The term contract refers to a legally enforceable agreement between two or more parties. Contracts can be written or oral. However, in order for most contracts to actually be legally enforceable, they must be made in writing and signed by both or all parties involved. Some of the most common examples of contracts include sales agreements, employment contracts, confidentiality agreements, and insurance contracts. Drafted contracts can be simple or more complex and will generally include the terms of the arrangement, as well as what should be done if someone were to breach the contract.
As such, contract rights are those rights granted to a party through a valid contract. These rights may be expressly written, such as the exclusive rights to copyrighted material. Rights may also be inferred from the contract, such as the party’s right to a fair and equal disclosure of the contract material. These rights exist on both sides of the agreement, meaning that all parties involved in the contract are granted certain rights. An example of this would be one party having the right to purchase a product, with the other party maintaining the right to supply that product to the buyer.
Each specific contract will likely address a different set of rights according to the needs of the parties involved. In addition to contract rights, all parties involved will have contract obligations under the contract terms. These are the duties that each party is legally responsible for. Referring back to the sales example, one party has the obligation to transfer ownership of the property to another party, while the receiving party has the obligation to pay for the property.
The most basic contract right is the right to have all parties involved deal fairly and in good faith in the agreement. This concept is known as the good faith and fair dealing requirement and is implied in every contract. Good faith and fair dealing states that every party involved is to act honestly and in good faith during the contracting process.
In essence, no party may take any action that prevents the purpose of the contract from being achieved. All involved parties must make a reasonable effort to deal honestly with the other party or parties, and must disclose all matters that are essential to the contract. A person is only to enter a contract that they believe, in good faith, they will be able to fulfill.
Some other specific examples of contract rights may include:
- The right to timely and complete monetary payments for all products and services;
- The right to exclusive ownership and use of a product, label, or material;
- The right to resell or transfer ownership rights (although this right may vary with each agreement based on the specific circumstances); and
- The right to litigate or file a lawsuit over a contract dispute, especially over breaches of contract.
Contract rights may sometimes be assigned and delegated to another party. This could be beneficial or even necessary in circumstances such as a construction company needing assistance from another company in order to complete a project. Reassignments and delegations can quite often be complicated, and may require legal assistance in order to ensure good faith and fair dealing practices.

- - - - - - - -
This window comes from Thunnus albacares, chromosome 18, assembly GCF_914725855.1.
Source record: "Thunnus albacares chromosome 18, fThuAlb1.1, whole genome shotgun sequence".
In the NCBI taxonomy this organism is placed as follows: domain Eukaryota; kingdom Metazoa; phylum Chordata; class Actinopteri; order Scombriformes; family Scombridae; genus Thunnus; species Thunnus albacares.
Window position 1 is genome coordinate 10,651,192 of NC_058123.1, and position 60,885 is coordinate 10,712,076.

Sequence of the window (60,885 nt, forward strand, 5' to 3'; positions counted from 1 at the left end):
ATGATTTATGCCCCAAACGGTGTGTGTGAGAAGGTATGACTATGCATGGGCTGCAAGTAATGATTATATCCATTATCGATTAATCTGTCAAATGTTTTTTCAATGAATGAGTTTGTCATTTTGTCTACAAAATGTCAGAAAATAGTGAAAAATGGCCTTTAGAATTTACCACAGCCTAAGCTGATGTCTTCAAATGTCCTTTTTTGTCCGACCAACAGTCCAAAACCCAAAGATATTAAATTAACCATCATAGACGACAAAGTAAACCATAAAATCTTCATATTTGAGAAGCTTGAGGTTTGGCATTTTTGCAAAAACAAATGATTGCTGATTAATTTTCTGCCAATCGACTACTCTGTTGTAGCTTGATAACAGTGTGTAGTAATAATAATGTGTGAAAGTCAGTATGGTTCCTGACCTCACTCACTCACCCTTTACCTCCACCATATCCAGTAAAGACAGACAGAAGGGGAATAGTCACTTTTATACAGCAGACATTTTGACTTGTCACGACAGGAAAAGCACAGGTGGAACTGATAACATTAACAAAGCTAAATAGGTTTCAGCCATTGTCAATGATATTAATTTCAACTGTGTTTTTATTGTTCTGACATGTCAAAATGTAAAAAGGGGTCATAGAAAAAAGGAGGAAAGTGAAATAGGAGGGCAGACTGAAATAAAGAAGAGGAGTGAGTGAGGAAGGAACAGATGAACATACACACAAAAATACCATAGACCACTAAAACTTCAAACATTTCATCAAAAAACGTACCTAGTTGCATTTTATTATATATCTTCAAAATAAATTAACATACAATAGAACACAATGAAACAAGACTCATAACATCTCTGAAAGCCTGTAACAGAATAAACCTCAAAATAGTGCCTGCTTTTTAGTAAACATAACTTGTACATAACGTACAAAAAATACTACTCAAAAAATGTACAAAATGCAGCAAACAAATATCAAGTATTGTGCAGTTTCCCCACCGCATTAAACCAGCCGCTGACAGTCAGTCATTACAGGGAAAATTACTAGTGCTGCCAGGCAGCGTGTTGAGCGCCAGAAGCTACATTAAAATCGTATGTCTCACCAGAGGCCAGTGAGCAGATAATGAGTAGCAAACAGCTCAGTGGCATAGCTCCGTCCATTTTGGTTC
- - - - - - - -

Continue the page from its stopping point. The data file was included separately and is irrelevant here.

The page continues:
Transferring contract rights to a third party is generally allowable, unless the specific contract prohibits the assignment of rights to a third party. Any rights that arise from a contract may be transferred as long as the transfer of those rights does not materially alter the duties of any other parties involved in the contract.
Additionally, the transfer of rights may not increase the burden of risk imposed by the contract. Parties to the contract may also delegate their duties under the contract to another party, as long as the performance that is owed under the contract does not involve any services or special skills that the other party or parties may specifically want.
If your contract rights have been violated, you may have a legal claim. In order to determine if you do, you should review your contract and any specific provisions related to your contract rights.
Additionally, you may wish to compile other documents as well as witness statements that could help prove exactly how your rights were violated. Before taking any action, you should create a written account of exactly what happened that lead to the violation of your contract rights, and how you believe your rights have been violated.
When a breach of contract occurs, the non-breaching party may still assert their rights and enforce the contract, while suing for damages caused by the breach. Some of the damages that the non-breaching party may be awarded include:
- Compensatory damages, or those that compensate the non-breaching party for their losses;
- Restitution, such as lost wages or medical bills; or
- Punitive damages in order to punish the breaching party when they have engaged in particularly egregious behavior, such as being intentionally negligent.
If you need help with any contract matters, such as determining what your rights are under a contract or defending them should they be violated, you should consult with a skilled and knowledgeable contract attorney. An experienced contract attorney can review your contract in order to determine whether you have a claim, as well as represent your interests in court.